But I just couldn’t sleep.
I tried counting backwards,
I tried counting sheep.
The leftovers beckoned,
The dark meat and white.
But I fought the temptation,
With all of my might.
Tossing and turning,
The thought of a snack
So I raced to the kitchen,
Flung open the door,
And gazed at the fridge,
Full of goodies galore.
I gobbled up turkey,
And buttered potatoes,
Pickles and carrots,
Beans and tomatoes.
I felt myself swelling,
So plump and so round.
‘til all of a sudden,
I rose off the ground.
I crashed through the ceiling,
Floating into the sky,
With a mouthful of pudding,
And a handful of pie.
But I managed to yell
As I soared past the trees
Happy eating to all,
Pass the cranberries, please!!
May your stuffing be tasty
May your turkey be plump.
May your potatoes and gravy
Have nary a lump.
May your yams be delicious,
May your pies take the prize
And May your Thanksgiving dinner
Stay off of your thighs!
Poem 2 T is for the trust the pilgrims had so many years ago
H is for the harvest the settlers learnt to grow
A is for America, the land in which we live
N is for nature and beauty which she gives
K is for kindness, gentle words, thoughtful deeds
S is for smiles, the sunshine everyone needs
G is for gratitude... our blessings big and small
I is for ideas, letting wisdom grow tall
V is for voices, singing, laughing, always caring
I is for Indians, who taught them about sharing
N is for neighbors, across the street, over the sea
G is for giving of myself to make a better me
by Judith.A. Lindberg
Poem 3 A Thanksgiving Poem.
The tear another's tears bring forth,
The sigh which answers sigh,
The pulse that beats at other's woes,
E'en though our own be nigh,
A balm to bathe the wounded heart
Where sorrow's hand hath lain,
The link divine from soul to soul
That makes us one in pain,
Sweet sympathy, benignant ray,
Light of the soul doth shine;
In it is human nature givin
A touch of the divine.
Poem 4 The Little Pilgrim
Cranberries dripping down my chin
Have stained my pilgrim suit.
I ate too much Thanksgiving day
But I don't give a hoot.
I slurped a pile of dressing,
Gobbled down a turkey thigh,
Dribbled messy cranberries
Devoured some pumpkin pie.
Within me on this special day
It's a thankful heart that beats.
For all the things that I enjoy
But mainly for the eats.
Poem 5 Thankful
Week before Thanksgiving,
I limp around real strange.
Huddle in the corner,
As though I have the mange.
All the other turkeys,
Just gobble, gobble on.
I'm silent, and I act
As if my gobbler's gone. Everyone is thankful
On Thanksgiving Day.
Friday it's forgotten.
You all go on your way.
I know what thankful is
So listen when I say.
"It's great to be a turkey,
After Thanksgiving Day."
Poem 6 The Pilgrims Came
The Pilgrims came across the sea,
And never thought of you and me;
And yet it's very strange the way
We think of them Thanksgiving Day.
We tell their story old and true
Of how they sailed across the blue,
And found a new land to be free
And built their homes quite near the sea.
The people think that they were sad,
And grave; I'm sure that they were glad -
They made Thanksgiving Day - that's fun -
We thank the Pilgrims every one!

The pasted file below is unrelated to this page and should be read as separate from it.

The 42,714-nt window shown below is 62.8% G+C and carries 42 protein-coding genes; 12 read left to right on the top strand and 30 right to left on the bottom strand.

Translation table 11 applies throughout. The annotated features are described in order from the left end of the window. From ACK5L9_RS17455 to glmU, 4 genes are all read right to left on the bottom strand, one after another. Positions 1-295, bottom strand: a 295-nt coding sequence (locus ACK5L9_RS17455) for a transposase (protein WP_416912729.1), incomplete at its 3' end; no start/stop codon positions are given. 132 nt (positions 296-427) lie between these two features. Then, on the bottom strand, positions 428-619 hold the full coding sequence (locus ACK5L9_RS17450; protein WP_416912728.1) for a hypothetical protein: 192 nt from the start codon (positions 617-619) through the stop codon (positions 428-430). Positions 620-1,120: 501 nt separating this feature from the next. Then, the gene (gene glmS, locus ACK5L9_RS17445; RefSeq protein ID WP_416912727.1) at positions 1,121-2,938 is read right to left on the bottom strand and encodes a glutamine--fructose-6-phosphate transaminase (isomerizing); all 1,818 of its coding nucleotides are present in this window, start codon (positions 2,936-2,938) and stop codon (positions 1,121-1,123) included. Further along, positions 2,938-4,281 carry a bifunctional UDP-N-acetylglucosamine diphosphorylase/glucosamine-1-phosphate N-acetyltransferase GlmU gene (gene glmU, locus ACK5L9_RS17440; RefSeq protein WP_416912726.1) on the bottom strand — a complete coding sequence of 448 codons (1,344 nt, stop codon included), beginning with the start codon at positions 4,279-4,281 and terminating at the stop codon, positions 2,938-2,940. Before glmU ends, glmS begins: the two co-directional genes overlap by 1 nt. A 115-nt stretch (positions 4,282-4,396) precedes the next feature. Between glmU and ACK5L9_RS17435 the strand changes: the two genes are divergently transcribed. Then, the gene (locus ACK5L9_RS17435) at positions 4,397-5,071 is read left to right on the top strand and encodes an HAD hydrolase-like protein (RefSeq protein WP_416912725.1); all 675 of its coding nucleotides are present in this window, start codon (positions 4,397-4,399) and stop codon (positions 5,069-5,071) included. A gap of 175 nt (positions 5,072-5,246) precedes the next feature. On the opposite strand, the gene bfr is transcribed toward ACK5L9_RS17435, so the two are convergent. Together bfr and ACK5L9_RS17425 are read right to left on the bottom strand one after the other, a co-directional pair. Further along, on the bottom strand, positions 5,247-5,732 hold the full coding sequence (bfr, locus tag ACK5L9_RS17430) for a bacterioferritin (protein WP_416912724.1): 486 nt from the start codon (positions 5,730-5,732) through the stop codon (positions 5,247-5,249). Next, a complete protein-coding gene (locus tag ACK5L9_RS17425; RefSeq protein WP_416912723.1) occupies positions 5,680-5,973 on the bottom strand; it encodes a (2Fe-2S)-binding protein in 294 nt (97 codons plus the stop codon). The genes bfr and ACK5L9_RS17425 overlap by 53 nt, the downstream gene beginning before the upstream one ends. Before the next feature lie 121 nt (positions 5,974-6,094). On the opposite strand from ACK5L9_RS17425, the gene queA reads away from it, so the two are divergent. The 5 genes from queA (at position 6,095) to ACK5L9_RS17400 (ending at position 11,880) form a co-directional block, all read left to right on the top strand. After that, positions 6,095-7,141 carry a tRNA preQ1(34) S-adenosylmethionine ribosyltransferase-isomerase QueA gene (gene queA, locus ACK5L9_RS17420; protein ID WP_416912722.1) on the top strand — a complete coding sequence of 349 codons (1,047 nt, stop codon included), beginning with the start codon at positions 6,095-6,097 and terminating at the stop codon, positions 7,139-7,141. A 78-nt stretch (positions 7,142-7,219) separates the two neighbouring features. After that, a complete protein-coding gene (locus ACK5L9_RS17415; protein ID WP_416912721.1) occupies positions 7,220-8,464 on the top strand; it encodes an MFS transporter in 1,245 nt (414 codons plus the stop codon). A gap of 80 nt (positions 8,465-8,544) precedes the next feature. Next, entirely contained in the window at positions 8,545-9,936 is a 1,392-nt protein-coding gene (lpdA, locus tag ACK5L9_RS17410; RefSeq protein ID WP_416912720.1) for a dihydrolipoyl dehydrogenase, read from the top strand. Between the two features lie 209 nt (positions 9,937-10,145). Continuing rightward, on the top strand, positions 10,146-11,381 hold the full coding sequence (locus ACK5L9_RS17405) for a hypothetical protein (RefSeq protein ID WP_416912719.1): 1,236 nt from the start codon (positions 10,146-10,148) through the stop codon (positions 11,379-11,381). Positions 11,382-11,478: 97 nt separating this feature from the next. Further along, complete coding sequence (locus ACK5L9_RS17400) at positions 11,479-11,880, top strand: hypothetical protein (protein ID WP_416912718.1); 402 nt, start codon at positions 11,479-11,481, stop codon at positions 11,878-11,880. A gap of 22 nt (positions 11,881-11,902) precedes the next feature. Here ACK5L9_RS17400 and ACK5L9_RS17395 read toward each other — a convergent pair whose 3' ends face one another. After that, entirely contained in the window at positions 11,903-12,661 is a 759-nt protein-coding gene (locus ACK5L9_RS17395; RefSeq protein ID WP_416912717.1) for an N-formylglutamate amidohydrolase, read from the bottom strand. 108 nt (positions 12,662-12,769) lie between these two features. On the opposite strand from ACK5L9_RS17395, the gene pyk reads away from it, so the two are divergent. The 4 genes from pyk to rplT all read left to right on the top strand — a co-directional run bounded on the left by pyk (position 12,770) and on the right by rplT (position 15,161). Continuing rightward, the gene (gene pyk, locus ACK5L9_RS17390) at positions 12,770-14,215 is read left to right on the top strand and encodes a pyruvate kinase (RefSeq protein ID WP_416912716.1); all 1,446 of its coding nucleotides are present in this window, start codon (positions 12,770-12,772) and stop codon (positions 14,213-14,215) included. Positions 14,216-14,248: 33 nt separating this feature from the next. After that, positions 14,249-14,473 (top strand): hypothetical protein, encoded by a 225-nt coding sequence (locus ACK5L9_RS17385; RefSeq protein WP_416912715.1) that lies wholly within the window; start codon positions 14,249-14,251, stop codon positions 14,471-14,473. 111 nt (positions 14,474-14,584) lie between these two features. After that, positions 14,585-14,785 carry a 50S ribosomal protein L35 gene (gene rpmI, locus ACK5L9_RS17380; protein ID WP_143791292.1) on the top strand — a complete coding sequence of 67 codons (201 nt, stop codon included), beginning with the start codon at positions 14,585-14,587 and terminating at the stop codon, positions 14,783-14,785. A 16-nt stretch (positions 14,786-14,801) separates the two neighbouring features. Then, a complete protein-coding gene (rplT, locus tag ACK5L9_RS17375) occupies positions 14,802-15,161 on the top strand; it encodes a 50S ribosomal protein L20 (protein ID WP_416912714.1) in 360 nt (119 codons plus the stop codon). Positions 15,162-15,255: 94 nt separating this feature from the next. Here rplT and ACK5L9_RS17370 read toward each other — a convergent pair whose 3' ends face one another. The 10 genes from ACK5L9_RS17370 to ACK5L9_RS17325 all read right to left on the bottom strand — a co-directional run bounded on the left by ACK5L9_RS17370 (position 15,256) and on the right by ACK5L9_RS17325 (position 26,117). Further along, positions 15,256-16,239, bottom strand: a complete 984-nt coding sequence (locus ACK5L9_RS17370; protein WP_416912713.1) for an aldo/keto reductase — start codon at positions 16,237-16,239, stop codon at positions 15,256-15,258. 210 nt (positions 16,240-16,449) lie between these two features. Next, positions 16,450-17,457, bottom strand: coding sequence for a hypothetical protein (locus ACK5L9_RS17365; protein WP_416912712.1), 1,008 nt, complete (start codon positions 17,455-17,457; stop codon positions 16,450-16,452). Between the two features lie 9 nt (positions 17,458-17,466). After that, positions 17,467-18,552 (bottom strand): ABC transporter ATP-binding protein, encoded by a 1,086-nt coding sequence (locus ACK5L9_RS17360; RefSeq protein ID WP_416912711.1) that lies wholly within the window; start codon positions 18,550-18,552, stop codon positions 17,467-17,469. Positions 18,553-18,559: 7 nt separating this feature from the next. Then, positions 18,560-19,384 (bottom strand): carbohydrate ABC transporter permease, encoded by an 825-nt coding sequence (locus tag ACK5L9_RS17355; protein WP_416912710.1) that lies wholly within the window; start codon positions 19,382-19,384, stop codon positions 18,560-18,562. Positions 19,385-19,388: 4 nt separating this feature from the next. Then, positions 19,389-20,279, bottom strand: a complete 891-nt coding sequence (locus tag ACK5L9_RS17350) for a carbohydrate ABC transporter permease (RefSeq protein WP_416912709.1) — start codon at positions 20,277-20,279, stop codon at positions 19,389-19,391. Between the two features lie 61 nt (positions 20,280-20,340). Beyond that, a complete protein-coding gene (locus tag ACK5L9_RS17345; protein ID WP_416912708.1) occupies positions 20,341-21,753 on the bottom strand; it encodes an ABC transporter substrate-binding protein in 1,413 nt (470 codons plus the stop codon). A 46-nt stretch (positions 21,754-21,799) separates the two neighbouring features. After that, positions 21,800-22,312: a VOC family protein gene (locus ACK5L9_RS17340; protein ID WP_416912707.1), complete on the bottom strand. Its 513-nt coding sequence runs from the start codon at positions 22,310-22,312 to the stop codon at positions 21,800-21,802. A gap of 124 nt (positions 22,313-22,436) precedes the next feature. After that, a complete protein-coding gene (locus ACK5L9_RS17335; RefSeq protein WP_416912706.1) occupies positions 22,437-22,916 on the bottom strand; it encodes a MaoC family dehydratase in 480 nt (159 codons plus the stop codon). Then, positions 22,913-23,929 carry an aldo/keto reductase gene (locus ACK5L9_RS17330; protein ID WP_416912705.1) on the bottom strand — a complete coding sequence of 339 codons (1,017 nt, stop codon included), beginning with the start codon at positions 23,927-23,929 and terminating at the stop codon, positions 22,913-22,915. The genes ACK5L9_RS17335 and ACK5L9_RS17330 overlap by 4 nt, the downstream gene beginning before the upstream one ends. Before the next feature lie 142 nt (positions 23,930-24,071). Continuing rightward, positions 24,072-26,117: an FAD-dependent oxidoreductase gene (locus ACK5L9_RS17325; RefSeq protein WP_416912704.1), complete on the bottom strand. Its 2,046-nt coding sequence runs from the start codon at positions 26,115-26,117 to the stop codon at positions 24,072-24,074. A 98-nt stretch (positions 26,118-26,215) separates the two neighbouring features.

by Annette Wynne
Poem 7 It's That Time, Again
The days are getting shorter now.
I feel a snow flake on my brow.
The leaves are crackling as I run,
The squirrels' searching almost done.
The turkey's restless in the pen,
Oh! No! I see my breath again!
It makes a person take a pause
And think about old Santa Claus!!!
Poem 8 The Pilgrims
In the year of 1620
on a cold Decembre day
a hundred and two pilgrims
sailed into Plymouth Bay.
Still wary from their voyage -
still gacing winter's chill -
they kept their sights on freedom
with courage, work, and will.
Pilgrims did not stop to think
of riches, fame, or glory
while bravely playing starring roles
in our new nation's story
by Bobbi Katz
Poem 9 Thanksgiving Time
When all the leaves are off the boughs,
And nuts and apples gathered in,
And cornstalks waiting for the cows,
And pumpkins safe in barn and bin,
Then Mother says, "My children dear,
The fields are brown, and autumn flies;
Thanksgiving Day is very near,
And we must make thanksgiving pies!"
Poem 10 Thanksgiving
The year has turned its circle,
The seasons come and go.
The harvest all is gathered in
And chilly north winds blow.
Orchards have shared their treasures,
The fields, their yellow grain,
So open wide the doorway ---
Thanksgiving comes again!
Poem 11 The First Thanksgiving
When the Pilgrims
first gathered together to share
with their Indian friends
in the mild autumn air,
they lifted the voices
in jubilant praise
for the bread on the table,
the berries and maize,
for field and for forest,
for turkey and deer,
for the bountiful crops
they were blessed with that year.
They were thankful for these
as they feasted away,
and as they were thankful
we're thankful today.
Poem 12 Giving Thanks
For the hay and the corn and the wheat that is reaped,
For the labor well done, and the barns that are heaped,
For the sun and the dew and the sweet honeycomb,
For the rose and the song and the harvest brought home --
For the trade and the skill and the wealth in our land,
For the cunning and strength of the workingman's hand,
For the good that our artists and poets have taught,
For the friendship that hope and affection have brought --
For the homes that with purest affection are blest,
For the season of plenty and well-deserved rest,
For our country extending from sea unto sea;
The land that is known as the "Land of the Free" --